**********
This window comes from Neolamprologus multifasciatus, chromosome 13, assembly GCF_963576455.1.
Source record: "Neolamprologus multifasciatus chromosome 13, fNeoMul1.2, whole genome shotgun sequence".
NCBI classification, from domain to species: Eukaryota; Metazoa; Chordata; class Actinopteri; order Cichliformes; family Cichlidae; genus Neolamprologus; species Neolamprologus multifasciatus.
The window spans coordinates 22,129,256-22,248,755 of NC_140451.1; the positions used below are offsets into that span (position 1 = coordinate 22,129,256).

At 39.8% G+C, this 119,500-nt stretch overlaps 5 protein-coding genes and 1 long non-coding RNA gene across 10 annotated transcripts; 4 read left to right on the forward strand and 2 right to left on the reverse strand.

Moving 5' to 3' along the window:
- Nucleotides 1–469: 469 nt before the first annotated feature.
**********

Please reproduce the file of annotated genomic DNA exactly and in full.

This window comes from Neolamprologus multifasciatus, chromosome 13, assembly GCF_963576455.1.
Source record: "Neolamprologus multifasciatus chromosome 13, fNeoMul1.2, whole genome shotgun sequence".
NCBI classification, from domain to species: Eukaryota; Metazoa; Chordata; class Actinopteri; order Cichliformes; family Cichlidae; genus Neolamprologus; species Neolamprologus multifasciatus.
The window spans coordinates 22,129,256-22,248,755 of NC_140451.1; the positions used below are offsets into that span (position 1 = coordinate 22,129,256).

At 39.8% G+C, this 119,500-nt stretch overlaps 5 protein-coding genes and 1 long non-coding RNA gene across 10 annotated transcripts; 4 read left to right on the forward strand and 2 right to left on the reverse strand.

Moving 5' to 3' along the window:
- Nucleotides 1–469: 469 nt before the first annotated feature.